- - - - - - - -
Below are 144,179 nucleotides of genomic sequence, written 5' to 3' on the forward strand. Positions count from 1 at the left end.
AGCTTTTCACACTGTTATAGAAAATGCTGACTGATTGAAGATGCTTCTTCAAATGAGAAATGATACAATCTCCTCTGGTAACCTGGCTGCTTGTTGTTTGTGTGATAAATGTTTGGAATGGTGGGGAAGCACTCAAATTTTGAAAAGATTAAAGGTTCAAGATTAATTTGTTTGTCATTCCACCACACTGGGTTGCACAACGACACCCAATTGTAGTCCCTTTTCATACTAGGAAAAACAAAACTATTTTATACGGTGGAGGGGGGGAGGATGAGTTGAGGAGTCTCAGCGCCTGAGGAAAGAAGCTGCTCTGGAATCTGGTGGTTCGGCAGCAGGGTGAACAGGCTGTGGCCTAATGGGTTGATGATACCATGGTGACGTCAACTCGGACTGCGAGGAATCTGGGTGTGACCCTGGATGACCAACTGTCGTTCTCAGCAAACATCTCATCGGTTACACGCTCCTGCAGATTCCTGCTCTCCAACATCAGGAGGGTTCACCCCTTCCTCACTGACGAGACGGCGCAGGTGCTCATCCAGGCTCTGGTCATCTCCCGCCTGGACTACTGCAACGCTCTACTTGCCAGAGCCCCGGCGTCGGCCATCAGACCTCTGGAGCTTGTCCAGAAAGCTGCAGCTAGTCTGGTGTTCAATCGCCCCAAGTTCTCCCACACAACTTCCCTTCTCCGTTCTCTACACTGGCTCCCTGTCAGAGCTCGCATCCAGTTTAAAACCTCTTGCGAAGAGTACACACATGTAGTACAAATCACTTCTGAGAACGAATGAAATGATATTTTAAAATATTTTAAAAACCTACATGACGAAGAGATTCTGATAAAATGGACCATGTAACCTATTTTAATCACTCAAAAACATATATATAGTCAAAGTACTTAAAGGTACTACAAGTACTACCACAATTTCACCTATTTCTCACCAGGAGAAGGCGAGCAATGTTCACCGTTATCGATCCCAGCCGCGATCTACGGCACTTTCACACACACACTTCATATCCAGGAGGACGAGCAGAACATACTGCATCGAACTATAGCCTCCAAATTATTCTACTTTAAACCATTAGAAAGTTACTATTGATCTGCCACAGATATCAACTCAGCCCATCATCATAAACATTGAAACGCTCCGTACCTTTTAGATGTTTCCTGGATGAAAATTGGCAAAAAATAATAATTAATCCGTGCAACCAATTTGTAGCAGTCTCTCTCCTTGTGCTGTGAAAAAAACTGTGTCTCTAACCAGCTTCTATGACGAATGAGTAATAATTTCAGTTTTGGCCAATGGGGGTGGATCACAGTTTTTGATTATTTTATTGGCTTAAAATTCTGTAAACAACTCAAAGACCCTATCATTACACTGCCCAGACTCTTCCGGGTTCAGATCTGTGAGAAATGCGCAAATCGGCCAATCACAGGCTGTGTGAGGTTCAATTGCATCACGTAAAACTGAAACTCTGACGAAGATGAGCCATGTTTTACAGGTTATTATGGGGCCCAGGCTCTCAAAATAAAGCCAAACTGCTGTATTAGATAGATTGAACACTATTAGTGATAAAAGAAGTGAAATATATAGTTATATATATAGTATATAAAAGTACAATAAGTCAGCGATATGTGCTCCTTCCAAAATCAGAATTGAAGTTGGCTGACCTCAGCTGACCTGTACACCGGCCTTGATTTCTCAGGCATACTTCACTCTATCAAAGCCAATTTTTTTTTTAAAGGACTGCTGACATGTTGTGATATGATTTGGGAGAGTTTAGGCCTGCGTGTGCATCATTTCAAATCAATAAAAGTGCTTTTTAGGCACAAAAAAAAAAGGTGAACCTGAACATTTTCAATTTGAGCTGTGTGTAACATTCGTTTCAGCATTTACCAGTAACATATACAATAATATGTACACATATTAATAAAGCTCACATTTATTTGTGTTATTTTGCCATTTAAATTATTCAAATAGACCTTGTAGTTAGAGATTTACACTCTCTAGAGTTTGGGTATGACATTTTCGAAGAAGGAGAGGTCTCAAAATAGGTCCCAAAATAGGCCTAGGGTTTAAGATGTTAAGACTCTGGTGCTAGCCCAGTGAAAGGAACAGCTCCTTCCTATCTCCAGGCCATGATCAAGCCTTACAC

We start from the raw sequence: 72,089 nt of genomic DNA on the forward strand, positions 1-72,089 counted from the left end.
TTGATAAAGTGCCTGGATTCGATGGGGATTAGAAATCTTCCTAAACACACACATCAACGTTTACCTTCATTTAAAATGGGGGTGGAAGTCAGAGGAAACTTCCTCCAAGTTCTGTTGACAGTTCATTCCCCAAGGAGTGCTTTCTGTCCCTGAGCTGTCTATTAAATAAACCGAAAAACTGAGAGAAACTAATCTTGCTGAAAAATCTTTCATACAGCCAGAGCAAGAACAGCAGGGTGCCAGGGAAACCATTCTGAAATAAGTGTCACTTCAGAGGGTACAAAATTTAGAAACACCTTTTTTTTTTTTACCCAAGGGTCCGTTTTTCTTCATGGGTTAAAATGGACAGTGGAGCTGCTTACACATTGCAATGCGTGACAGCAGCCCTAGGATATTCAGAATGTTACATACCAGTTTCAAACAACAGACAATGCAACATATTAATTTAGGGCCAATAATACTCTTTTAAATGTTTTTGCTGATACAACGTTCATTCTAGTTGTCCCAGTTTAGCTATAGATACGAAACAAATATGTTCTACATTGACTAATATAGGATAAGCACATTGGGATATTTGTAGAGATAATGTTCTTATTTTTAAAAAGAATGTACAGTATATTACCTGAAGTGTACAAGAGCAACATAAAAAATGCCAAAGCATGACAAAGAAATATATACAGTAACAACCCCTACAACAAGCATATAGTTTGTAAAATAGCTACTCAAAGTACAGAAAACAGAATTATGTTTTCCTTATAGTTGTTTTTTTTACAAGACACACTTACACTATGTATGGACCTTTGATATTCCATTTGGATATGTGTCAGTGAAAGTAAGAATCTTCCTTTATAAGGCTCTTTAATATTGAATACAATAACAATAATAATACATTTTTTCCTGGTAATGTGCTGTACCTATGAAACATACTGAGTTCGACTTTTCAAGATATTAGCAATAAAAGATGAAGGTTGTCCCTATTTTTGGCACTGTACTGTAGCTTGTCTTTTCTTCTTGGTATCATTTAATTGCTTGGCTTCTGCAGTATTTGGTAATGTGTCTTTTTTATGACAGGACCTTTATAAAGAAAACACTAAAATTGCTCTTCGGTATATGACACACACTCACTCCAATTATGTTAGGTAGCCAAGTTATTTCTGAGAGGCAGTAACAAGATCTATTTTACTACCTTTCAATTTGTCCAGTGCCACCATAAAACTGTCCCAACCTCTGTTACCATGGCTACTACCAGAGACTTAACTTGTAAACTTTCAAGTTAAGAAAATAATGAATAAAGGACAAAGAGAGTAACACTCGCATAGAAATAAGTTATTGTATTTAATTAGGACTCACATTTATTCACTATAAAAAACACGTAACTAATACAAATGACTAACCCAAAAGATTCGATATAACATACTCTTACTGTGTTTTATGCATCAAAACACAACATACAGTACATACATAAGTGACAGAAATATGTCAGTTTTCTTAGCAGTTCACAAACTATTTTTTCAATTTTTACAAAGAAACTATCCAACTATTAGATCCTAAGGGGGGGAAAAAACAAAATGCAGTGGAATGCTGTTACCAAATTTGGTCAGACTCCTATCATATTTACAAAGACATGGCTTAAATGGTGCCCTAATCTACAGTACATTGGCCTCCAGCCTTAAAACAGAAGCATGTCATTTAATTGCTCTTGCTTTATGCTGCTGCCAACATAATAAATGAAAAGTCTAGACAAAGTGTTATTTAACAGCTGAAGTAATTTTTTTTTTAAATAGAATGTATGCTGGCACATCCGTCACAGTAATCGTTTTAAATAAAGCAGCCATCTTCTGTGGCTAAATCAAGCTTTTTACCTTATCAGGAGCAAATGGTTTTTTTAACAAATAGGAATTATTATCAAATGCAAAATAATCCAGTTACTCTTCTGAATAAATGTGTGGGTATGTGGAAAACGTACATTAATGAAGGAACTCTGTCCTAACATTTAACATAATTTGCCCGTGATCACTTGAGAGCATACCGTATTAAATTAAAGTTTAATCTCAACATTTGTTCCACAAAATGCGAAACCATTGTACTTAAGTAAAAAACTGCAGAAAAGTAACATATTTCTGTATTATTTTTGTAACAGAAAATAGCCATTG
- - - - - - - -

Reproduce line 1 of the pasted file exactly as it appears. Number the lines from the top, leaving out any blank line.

Below are 144,179 nucleotides of genomic sequence, written 5' to 3' on the forward strand. Positions count from 1 at the left end.